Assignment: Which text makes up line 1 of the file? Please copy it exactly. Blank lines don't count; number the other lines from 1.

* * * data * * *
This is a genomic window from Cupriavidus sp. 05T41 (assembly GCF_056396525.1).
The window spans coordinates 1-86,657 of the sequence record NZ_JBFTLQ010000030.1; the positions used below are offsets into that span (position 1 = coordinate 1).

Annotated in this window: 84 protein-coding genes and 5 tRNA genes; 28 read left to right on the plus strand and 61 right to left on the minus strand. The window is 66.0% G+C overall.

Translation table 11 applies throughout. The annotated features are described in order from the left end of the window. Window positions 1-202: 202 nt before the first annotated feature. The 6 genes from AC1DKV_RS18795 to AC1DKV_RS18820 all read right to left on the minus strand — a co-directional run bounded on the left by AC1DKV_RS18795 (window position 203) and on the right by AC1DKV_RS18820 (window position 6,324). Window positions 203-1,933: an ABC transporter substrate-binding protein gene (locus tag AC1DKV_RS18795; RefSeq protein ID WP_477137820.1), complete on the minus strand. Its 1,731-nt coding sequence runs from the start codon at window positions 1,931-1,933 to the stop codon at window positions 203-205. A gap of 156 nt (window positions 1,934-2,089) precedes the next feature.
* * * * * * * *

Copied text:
This is a genomic window from Cupriavidus sp. 05T41 (assembly GCF_056396525.1).